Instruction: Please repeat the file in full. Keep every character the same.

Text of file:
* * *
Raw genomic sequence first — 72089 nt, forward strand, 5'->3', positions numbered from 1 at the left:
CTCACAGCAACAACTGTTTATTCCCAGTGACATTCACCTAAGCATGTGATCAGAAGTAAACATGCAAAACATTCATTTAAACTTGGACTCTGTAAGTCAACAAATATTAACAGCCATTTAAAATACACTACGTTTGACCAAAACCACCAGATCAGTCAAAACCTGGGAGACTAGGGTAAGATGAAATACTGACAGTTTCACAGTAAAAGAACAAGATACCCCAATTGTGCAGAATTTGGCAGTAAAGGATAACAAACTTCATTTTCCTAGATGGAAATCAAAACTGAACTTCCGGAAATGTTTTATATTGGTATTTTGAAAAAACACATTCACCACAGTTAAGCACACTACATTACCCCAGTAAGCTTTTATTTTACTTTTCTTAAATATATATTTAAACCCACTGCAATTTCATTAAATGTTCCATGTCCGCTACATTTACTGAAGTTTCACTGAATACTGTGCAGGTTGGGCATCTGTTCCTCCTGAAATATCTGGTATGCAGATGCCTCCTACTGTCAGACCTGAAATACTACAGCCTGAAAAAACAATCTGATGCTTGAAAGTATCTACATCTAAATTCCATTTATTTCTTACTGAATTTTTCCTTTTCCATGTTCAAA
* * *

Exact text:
Raw genomic sequence first — 72089 nt, forward strand, 5'->3', positions numbered from 1 at the left:
CTCACAGCAACAACTGTTTATTCCCAGTGACATTCACCTAAGCATGTGATCAGAAGTAAACATGCAAAACATTCATTTAAACTTGGACTCTGTAAGTCAACAAATATTAACAGCCATTTAAAATACACTACGTTTGACCAAAACCACCAGATCAGTCAAAACCTGGGAGACTAGGGTAAGATGAAATACTGACAGTTTCACAGTAAAAGAACAAGATACCCCAATTGTGCAGAATTTGGCAGTAAAGGATAACAAACTTCATTTTCCTAGATGGAAATCAAAACTGAACTTCCGGAAATGTTTTATATTGGTATTTTGAAAAAACACATTCACCACAGTTAAGCACACTACATTACCCCAGTAAGCTTTTATTTTACTTTTCTTAAATATATATTTAAACCCACTGCAATTTCATTAAATGTTCCATGTCCGCTACATTTACTGAAGTTTCACTGAATACTGTGCAGGTTGGGCATCTGTTCCTCCTGAAATATCTGGTATGCAGATGCCTCCTACTGTCAGACCTGAAATACTACAGCCTGAAAAAACAATCTGATGCTTGAAAGTATCTACATCTAAATTCCATTTATTTCTTACTGAATTTTTCCTTTTCCATGTTCAAA